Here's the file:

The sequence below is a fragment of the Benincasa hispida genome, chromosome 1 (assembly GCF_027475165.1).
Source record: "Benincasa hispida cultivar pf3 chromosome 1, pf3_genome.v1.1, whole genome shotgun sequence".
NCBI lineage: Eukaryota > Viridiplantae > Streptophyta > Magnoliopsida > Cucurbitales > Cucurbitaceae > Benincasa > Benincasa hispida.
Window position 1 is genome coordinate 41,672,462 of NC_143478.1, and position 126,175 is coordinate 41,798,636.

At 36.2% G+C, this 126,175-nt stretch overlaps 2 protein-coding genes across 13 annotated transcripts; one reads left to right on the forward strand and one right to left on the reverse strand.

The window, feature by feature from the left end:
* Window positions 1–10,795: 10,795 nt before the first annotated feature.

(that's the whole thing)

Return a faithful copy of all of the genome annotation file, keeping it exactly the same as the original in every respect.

The sequence below is a fragment of the Benincasa hispida genome, chromosome 1 (assembly GCF_027475165.1).
Source record: "Benincasa hispida cultivar pf3 chromosome 1, pf3_genome.v1.1, whole genome shotgun sequence".
NCBI lineage: Eukaryota > Viridiplantae > Streptophyta > Magnoliopsida > Cucurbitales > Cucurbitaceae > Benincasa > Benincasa hispida.
Window position 1 is genome coordinate 41,672,462 of NC_143478.1, and position 126,175 is coordinate 41,798,636.

At 36.2% G+C, this 126,175-nt stretch overlaps 2 protein-coding genes across 13 annotated transcripts; one reads left to right on the forward strand and one right to left on the reverse strand.

The window, feature by feature from the left end:
* Window positions 1–10,795: 10,795 nt before the first annotated feature.